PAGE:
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Plowing through History from the Aleph to the Tav

Topics Definition of Hebrew Names


By Jeff A. Benner

The origin of this word is not Hebrew but as it is in the Hebrew text and its etymology is interesting I thought it would be worthy of investigation. "And they set out from the east and they found a valley in the land of Shinar and they settled there." (Genesis 11:2). This is the land of Babylon also called "Mesopotamia" (Greek meaning "between the rivers", meso as in Meso-America or Central America as in between North and South America and potamia as in the "Potomoc", A river in North America).

When the names of places are transferred from one language to another it is common for the sounds of the name to be mixed up a bit. We see this in names like Yerushalem in Hebrew to Jerusalem in English and Amorah in Hebrew and "Gomorrah" in English.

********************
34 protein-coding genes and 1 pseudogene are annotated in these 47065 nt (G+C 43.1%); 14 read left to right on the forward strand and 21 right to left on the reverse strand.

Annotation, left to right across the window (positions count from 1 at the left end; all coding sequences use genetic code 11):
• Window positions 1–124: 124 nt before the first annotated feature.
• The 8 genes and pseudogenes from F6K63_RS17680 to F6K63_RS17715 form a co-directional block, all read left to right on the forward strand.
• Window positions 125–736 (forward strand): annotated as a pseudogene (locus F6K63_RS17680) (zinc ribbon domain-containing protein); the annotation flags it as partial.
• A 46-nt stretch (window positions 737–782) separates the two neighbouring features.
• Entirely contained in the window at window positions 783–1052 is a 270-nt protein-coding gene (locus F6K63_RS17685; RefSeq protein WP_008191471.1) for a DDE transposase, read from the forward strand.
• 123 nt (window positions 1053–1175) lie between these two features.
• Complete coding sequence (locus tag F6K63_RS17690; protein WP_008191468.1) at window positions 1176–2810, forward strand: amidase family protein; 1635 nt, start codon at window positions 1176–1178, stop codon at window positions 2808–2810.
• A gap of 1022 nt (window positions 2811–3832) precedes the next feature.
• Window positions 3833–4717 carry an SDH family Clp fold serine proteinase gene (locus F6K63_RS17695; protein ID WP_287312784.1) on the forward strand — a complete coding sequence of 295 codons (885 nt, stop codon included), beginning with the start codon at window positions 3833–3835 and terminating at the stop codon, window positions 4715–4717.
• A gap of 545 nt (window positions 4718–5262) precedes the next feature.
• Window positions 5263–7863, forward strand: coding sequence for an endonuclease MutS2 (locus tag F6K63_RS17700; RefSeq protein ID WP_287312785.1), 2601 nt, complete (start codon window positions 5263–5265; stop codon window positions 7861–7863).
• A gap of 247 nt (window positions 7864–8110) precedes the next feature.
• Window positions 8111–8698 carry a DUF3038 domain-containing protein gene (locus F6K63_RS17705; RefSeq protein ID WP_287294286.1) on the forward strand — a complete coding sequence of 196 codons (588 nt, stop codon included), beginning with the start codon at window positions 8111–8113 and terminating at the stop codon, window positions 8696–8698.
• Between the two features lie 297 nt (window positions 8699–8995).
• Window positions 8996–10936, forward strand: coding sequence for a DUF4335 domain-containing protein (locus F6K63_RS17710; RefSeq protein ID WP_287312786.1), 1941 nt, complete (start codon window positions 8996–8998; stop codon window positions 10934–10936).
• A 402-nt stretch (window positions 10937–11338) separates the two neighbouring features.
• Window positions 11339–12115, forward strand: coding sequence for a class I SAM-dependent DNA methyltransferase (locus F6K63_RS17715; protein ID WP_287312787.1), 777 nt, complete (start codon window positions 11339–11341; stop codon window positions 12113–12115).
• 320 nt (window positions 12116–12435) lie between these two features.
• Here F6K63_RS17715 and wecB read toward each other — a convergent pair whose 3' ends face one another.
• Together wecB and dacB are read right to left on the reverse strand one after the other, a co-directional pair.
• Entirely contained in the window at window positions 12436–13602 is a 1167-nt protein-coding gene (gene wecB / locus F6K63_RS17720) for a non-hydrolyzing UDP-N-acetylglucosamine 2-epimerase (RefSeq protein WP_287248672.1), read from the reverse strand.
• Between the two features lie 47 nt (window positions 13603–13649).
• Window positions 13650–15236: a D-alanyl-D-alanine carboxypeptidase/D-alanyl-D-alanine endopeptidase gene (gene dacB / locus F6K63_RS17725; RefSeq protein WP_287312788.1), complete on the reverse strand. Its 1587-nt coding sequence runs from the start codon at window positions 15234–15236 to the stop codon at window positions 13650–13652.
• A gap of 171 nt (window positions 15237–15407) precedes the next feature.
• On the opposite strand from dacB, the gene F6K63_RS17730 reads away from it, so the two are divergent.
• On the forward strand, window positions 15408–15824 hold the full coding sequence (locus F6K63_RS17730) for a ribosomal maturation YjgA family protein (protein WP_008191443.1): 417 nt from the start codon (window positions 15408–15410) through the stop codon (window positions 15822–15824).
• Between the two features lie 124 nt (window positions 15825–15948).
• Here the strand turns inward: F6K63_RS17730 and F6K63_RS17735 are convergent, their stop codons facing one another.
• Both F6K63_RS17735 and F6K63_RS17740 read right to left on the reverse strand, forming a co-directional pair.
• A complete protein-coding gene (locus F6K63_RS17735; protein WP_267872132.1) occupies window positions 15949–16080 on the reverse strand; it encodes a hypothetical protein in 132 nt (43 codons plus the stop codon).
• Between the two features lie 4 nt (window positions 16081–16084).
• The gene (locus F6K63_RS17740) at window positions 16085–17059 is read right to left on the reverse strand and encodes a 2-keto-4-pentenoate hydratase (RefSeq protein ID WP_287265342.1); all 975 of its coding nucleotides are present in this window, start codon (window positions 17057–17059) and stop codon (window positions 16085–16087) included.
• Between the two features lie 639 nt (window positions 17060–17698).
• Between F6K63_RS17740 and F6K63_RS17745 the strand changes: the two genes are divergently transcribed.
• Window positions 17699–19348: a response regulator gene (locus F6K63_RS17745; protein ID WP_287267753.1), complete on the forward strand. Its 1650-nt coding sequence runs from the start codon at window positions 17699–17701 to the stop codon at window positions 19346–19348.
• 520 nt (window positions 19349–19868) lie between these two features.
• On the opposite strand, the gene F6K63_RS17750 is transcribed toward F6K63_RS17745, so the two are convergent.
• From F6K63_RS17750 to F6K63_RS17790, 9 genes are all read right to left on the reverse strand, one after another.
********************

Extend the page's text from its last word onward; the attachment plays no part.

Sounds formed in the same region of the mouth are sometimes exchanged one for another. Some common examples are a "b" and "p", "r" and "l", "m" and "n" and "s" and "sh". When the "sh" in Shinar is changed to a "s" and the "n" is changed to a "m" you have Samar which is "Samaria" another common name for Mesopotamia.

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